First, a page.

Gateway reviews are conducted on a confidential basis for the Senior Responsible Owner and ODPM have not agreed for any report material to be made public. Under the Freedom of Information Act 2000 each request for the release of information contained in a Gateway Review is considered on a case-by-case basis.
Mr. Woolas: The Office of the Deputy Prime Minister does not hold this information for local authorities. However, we are advised that the information could be obtained from each authority and suggest that my hon. Friend contacts the Head of Efficiency at Norfolk county council and the Acting Director of Finance at Norwich city council in order to obtain the relevant figures.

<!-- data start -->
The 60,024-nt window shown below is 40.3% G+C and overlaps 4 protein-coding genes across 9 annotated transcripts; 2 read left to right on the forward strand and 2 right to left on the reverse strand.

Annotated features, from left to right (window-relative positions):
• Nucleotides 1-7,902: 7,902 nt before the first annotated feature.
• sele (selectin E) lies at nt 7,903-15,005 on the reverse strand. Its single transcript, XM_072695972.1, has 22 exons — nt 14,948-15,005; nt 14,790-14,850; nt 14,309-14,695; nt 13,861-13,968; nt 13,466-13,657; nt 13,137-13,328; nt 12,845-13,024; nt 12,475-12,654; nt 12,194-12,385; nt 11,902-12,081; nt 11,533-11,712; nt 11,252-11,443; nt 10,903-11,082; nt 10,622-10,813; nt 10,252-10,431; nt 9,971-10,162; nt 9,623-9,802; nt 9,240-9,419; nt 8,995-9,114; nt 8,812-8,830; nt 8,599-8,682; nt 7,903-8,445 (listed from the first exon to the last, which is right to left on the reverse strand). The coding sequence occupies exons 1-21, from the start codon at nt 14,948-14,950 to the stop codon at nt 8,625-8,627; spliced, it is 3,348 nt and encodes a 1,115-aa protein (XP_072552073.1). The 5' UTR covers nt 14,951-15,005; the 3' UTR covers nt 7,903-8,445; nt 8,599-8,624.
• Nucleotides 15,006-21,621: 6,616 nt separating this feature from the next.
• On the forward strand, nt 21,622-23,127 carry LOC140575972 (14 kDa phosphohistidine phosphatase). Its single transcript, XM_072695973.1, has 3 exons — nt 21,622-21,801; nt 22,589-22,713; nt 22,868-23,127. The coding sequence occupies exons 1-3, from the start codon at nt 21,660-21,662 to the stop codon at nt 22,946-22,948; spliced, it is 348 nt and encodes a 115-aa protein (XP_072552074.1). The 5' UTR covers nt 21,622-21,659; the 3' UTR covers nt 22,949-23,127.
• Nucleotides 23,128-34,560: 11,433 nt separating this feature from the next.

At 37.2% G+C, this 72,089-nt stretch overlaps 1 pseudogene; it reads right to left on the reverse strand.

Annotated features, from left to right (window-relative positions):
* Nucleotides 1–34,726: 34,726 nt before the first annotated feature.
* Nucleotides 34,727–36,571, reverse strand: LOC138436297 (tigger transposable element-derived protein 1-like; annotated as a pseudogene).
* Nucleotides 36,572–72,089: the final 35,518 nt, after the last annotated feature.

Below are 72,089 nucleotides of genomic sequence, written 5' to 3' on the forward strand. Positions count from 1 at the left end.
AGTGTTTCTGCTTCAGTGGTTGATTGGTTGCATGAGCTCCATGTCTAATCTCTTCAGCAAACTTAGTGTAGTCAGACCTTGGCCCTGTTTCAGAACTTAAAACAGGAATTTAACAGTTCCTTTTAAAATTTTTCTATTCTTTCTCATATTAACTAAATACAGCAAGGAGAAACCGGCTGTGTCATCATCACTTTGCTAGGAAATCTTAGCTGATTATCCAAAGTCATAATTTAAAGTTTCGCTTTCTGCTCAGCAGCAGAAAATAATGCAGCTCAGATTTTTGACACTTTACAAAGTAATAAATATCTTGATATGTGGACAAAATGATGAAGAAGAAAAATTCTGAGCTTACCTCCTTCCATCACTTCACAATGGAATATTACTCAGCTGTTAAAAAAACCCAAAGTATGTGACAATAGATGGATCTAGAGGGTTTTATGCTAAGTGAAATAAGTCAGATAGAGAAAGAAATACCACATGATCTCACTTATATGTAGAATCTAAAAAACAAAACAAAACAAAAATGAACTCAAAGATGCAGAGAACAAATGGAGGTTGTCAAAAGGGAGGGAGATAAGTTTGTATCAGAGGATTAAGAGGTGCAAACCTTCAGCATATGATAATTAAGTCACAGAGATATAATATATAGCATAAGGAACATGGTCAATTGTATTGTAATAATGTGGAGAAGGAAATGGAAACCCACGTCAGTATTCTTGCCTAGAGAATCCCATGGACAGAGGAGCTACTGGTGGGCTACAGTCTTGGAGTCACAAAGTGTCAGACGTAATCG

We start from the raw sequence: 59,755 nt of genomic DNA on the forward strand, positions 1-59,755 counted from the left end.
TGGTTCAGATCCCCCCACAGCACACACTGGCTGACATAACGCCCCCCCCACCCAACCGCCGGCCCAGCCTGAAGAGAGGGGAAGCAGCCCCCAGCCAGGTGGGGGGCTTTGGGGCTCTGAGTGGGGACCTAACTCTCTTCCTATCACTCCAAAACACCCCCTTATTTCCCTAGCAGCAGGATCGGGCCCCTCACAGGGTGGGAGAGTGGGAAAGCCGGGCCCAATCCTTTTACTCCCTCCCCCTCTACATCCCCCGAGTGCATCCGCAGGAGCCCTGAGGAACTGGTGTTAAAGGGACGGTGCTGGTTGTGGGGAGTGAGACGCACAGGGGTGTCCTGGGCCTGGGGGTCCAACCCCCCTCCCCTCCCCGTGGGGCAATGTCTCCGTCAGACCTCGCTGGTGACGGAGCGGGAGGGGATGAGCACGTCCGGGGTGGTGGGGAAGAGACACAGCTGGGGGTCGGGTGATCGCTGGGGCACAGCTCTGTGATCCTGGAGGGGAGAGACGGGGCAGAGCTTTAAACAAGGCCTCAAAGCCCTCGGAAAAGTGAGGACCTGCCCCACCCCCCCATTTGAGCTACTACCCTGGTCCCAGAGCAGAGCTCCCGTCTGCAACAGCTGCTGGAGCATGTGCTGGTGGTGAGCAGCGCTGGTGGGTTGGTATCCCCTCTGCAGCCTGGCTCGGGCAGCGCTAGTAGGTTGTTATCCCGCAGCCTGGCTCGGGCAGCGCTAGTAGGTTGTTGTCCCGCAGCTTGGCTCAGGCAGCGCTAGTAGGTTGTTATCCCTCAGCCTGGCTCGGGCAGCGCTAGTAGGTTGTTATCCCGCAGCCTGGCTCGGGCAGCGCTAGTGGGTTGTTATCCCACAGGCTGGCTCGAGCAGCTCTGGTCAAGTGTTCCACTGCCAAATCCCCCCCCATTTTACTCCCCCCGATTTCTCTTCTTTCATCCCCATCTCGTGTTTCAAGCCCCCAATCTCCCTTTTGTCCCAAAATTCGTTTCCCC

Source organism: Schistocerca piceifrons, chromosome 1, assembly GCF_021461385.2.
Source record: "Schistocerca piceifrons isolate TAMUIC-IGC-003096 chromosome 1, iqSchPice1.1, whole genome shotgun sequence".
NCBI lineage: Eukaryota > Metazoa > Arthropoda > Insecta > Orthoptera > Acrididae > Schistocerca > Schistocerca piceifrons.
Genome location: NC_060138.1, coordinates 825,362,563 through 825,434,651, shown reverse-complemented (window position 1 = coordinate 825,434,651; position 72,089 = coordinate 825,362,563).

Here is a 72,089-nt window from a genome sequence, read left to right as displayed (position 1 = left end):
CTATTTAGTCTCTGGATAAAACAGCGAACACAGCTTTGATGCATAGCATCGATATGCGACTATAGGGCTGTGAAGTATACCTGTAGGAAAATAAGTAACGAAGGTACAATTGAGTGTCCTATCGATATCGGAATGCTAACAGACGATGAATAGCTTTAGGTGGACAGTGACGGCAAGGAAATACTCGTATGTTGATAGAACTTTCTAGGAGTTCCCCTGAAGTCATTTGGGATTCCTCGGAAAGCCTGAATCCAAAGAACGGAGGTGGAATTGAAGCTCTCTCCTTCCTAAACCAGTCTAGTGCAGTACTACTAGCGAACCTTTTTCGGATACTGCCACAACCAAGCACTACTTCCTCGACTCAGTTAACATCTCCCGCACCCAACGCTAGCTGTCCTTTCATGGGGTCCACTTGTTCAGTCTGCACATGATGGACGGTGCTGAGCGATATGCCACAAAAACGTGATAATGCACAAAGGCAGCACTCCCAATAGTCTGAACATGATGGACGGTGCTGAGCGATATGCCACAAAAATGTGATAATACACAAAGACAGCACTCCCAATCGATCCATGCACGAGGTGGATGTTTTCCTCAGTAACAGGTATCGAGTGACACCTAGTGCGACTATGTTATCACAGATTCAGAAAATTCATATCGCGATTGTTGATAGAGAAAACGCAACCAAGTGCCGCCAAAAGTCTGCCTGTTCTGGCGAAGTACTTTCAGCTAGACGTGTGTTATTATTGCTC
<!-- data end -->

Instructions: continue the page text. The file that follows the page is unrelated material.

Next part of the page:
Mr. Hands: To ask the Deputy Prime Minister how many complaints have been received against the Notting Hill Housing Trust in each of the last five years; and how many have been investigated by the Ombudsman. 
|Netting Hill Housing Trust(14)||(11)650||(11)700||688||470||(12)370|
|Received by the IHO||Investigated by the IHO|
Mr. Woolas: The Local Government Pension Scheme Regulations require an actuarial valuation of each of the Scheme's funds every three years. At the valuation carried out as at 31 March 2004, the independent actuary appointed by the London borough of Brent reported that the fund held assets of £360 million against liabilities of £534 million. Accordingly the actuary set an appropriate employer contribution rate for the three financial years starting with 200506 to secure the solvency of the fund. Brent council has also published a Funding Strategy Statement, as required by the regulations, setting out its approach to managing its pension liabilities.